College basketball: Gore making the grade
By Mike London
Few places are steamier or more boring than Hartsville, S.C., in the summer, but Michael Gore is where he wants to be.
Hartsville, population 7,556, is the home of Coker College’s Division II Cobras, and Gore, who graduated from South Rowan in 2006, stays busy lifting, running and mentally preparing for what will be his final season of competitive basketball.
Gore is 6-foot-5, but he’s realized since he was 13 he wouldn’t play in the NBA.
He’s understood since he tore the ACL in his left knee playing quarterback for South Rowan’s football team his junior year that he’d lack the explosiveness required for big-time college sports.
Still, he’s always made the most of the physical gifts he has, and the rehab he went through with his knee in high school changed the direction of his life.
The lady who orchestrated Gore’s rehab program was so good at what she did that Gore actually started looking forward to each grueling session. A light bulb flashed in his head one afternoon and he realized what his career choice had to be. What job could be more useful than helping an injured athlete run and jump and laugh again?
“She made me love what she was doing,” Gore said. “Young or old, whatever the sport the injury occurred in, she came up with activities and drills that made people work.”
Since his left knee was restored to relative health, every jump shot Gore has taken, every rebound he’s pulled down and every free throw he’s practiced has had a purpose. Get a scholarship. Get an education. Get into grad school. Become a physical therapist.
Gore still is on track to achieve his long-term goal even though the college scholarship that looked automatic when he averaged 12.1 points per game as an all-county sophomore basketball player took a long time to materialize.
Gore lost his junior season to the knee injury, but he was dunking forcefully again by his senior year. He averaged 11.6 points, put up 30 against Mount Tabor and returned to the all-county team.
Still, school was nearly out in the spring of 2006 when South coach John Davis dispatched Gore and teammates W.J. Parks and Josh Chapman to Hartsville for a tryout in front of Coker coach Dan Schmotzer. That tryout led to an offer that topped anything the Gores had gotten.
Gore has contributed on the court for the Cobras. He mostly paid dues as a freshman, but he averaged 6.4 points and 3.5 rebounds as one of the first guys off the bench as a sophomore.
As a junior, his numbers (5.3 points, 2.9 rebounds) and minutes dipped a bit, mostly because of a groin injury. But he started seven times at power forward and shot 55 percent from the field.
“The injury was tough and Coach worried about playing me early,” Gore said. “But by midway through, I was starting. It was a good year for the team. We won three games in the last seconds, and that’s crazy. That’s what stands out more than any individual game I had.”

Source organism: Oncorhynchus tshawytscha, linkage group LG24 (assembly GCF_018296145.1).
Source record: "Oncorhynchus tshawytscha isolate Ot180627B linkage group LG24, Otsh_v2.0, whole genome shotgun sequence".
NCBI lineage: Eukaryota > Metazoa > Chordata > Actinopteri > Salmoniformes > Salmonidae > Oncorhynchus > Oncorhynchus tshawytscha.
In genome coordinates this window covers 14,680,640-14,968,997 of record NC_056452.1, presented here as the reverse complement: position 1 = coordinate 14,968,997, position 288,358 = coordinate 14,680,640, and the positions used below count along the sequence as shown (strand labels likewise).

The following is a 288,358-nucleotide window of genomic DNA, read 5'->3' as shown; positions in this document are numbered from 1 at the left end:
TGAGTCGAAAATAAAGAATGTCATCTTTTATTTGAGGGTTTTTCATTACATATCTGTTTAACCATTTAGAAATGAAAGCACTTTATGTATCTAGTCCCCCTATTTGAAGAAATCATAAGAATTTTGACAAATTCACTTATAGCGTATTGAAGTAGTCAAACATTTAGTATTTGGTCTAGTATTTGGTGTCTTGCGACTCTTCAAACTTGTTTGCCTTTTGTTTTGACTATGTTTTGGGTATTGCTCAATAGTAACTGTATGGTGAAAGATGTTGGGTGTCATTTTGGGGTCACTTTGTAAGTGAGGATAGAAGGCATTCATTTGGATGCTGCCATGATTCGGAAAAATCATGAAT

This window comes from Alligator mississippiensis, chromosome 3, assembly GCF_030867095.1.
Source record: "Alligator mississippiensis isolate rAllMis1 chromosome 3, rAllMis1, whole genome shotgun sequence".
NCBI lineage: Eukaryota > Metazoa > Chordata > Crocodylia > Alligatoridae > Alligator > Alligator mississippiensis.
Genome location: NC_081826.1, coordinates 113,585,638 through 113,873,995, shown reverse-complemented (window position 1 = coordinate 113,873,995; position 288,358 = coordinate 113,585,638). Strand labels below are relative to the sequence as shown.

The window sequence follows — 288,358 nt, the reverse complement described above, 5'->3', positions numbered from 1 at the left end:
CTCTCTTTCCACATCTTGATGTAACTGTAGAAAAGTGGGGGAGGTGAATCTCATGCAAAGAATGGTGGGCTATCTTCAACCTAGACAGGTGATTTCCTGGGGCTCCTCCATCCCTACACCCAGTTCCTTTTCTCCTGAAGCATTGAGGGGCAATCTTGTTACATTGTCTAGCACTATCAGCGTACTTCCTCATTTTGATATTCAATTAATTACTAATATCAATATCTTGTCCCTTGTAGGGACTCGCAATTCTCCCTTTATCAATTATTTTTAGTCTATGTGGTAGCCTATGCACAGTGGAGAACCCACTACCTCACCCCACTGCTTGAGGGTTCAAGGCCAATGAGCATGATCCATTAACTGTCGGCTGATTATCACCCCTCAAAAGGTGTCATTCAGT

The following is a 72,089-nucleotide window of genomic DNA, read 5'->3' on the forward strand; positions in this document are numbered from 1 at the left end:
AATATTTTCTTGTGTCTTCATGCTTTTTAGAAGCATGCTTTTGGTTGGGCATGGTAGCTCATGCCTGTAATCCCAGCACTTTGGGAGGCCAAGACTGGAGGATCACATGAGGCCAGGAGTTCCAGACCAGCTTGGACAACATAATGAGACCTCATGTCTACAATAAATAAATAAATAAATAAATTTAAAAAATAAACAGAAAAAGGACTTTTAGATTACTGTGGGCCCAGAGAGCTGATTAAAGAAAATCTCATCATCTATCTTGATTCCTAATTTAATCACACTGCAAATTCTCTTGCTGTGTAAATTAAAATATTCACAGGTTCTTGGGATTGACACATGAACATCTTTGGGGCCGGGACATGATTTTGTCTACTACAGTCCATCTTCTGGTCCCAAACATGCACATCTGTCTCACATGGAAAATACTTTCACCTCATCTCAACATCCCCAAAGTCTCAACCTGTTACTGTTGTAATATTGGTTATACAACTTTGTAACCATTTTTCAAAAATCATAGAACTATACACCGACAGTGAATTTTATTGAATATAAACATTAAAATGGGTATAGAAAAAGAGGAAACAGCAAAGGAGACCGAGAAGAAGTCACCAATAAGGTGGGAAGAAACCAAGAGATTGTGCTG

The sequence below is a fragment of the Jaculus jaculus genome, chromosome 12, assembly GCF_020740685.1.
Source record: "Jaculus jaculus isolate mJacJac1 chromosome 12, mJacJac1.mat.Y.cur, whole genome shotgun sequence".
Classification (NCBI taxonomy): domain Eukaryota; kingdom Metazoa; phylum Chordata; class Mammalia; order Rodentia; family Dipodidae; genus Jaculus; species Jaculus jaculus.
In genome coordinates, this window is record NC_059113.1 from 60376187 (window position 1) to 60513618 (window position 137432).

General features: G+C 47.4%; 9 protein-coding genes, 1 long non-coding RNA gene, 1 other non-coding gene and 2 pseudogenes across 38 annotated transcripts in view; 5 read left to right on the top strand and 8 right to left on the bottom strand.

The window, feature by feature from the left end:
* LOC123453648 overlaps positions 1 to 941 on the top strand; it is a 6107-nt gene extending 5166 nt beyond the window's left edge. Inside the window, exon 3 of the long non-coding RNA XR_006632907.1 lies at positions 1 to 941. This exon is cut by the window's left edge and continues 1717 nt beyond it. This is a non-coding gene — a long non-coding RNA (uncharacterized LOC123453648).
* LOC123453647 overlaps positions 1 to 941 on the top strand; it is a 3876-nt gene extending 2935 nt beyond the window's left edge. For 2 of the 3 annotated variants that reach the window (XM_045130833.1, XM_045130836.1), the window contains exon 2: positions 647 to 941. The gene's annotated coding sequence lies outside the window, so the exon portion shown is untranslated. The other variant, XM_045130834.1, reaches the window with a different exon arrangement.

Coker (15-14) swept Pfeiffer and Queens, two of the stronger programs in Conference Carolinas. Besides competing in a talented league that also includes Mount Olive, Barton and Belmont Abbey, Gore suited up against Division I East Carolina, Liberty and Coastal Carolina. Gore scored 12 points in a surprising romp against Coastal.
Gore’s senior season will include an early exhibition game against Pitt. He’s smart enough to know what’s going to happen, but he’s still looking forward to the experience of banging against Big East-caliber athletes.
Gore and “smart” show up in the same sentence frequently. He made the All-Conference Carolinas Academic team as a junior, made Coker’s Dean’s List and was on the National Dean’s List. He also was inducted into the National College Athlete Honor Society.
Obviously, competing in D-II basketball takes time away from the library and the long bus trips force him to miss classes. But he’s been disciplined enough to stay on top of things, even if it means reading a biology textbook on the charter while teammates are listening to music and taking it easy.
“We do a lot of riding so I do a lot of reading,” Gore said. “One good situation is I’m done with class at 1 and practice doesn’t start until 3 or 4. That’s a couple of hours I try to use. I’ve done my share of afternoon naps, but it’s either do what I need to do school-wise and have a good career or spend my life flipping burgers.”
Gore doesn’t appear to be headed toward the fast-food industry, and he anticipates spending his senior season in the Cobras’ starting lineup.
He’ll take the Graduate Record Examination in a few weeks and hopes to perform well enough to be accepted into a physical therapy graduate program. His first choice of grad schools is the Medical University of South Carolina in Charleston, but East Carolina and Winston-Salem State also are on his radar.
But there’s still one more basketball season to play, and every Coker victory will be one small step leading toward Gore’s ultimate goal.
“I feel lucky to have had of the experiences I’ve had ó even the injury,” he said. “I had good enough grades and played basketball well enough to pay for my education. And I know what I want do with it.”